Table of Contents

Handbook of Qualitative Research in Education

Handbook of Qualitative Research in Education

Elgar original reference

Edited by Sara Delamont

The Handbook of Qualitative Research in Education offers both basic and advanced discussions of data collection, analysis and representation of all the best qualitative methods used in educational research.

Chapter 14: Apprenticeship: Toward a Reflexive Method for Researching ‘Education in “Non-formal” Settings’

Wolff-Michael Roth

Subjects: education, education policy, research methods, politics and public policy, education policy, research methods, qualitative research methods, social policy and sociology, education policy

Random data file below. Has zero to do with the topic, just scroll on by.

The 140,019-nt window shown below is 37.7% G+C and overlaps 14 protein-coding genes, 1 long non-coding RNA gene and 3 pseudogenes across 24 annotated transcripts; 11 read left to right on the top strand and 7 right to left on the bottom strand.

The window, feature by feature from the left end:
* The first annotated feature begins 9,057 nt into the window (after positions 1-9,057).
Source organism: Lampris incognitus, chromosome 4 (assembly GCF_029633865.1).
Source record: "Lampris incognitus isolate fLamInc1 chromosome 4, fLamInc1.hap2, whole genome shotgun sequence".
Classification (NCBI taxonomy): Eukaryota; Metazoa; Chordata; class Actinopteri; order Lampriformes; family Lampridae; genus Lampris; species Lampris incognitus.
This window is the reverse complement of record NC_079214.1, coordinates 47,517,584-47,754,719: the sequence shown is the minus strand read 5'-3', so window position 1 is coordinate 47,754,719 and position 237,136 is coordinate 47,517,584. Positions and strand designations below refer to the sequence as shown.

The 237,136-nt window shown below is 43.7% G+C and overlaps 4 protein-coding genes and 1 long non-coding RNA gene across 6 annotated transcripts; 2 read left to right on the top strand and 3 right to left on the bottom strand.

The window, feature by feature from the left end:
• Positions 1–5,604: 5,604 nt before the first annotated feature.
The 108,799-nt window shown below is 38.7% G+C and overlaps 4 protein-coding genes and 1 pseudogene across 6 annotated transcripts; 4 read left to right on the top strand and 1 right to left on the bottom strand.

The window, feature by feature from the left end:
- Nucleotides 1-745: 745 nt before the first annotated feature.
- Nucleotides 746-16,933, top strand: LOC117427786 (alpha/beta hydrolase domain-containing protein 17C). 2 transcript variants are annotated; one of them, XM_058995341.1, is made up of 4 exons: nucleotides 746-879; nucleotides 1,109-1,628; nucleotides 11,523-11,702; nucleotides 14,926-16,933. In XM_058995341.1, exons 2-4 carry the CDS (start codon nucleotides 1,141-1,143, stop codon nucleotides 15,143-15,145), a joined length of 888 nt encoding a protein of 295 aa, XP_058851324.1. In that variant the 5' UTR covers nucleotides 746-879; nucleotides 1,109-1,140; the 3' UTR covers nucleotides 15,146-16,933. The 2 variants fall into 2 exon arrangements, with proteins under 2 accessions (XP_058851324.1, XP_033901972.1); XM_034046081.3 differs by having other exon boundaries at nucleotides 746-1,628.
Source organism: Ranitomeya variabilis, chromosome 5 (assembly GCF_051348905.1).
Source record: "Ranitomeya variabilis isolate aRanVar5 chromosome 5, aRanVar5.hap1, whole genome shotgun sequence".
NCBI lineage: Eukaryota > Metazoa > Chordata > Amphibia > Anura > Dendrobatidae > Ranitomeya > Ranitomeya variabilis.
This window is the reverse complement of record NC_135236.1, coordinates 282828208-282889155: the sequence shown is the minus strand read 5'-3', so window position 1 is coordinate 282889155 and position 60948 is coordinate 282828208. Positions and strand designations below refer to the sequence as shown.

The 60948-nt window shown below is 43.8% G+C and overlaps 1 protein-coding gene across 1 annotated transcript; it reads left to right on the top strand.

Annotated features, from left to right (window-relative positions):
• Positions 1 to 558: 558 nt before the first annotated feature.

Wolff-Michael Roth ed•u•ca•tion – n. 1. The act or process of education or being educated. 2. The knowledge or skill obtained or developed by such a process: learning. 3. The field of study concerned with teaching and learning pedagogy. (Webster’s II, 1984, p. 418) Everything that is internal in higher functions was necessarily once external: i.e., it was for others what today it is for itself . . . before becoming a function, it was the social relation between two people. (Vygotsky, 1989, p. 56) INTRODUCTION In the first introductory quote, the dictionary defines (a) active (teaching) and active/passive (being taught/learning) dimensions of education, (b) the content result from the process (that is, knowledge, skill), and (c) the field of study concerned with the items (a) and (b). The noun term is generally associated with events and products that occur in special institutional settings in which these societal practices occur. Although implied in all three dictionary senses, education as process and as product from other institutional settings and societally motivated activities – for example, workplace, playground, or leisure time – are less frequently associated with the term. How might we investigate education in such settings and activities? The answer to this question depends on how we think of education (knowledge, skill). As a product (knowledge, skill), education is often treated as something to be found in and to be searched for in the minds of the individuals and population of interest – an attitude, as Mills (Chapter 3, this volume) suggests, perhaps more typical...

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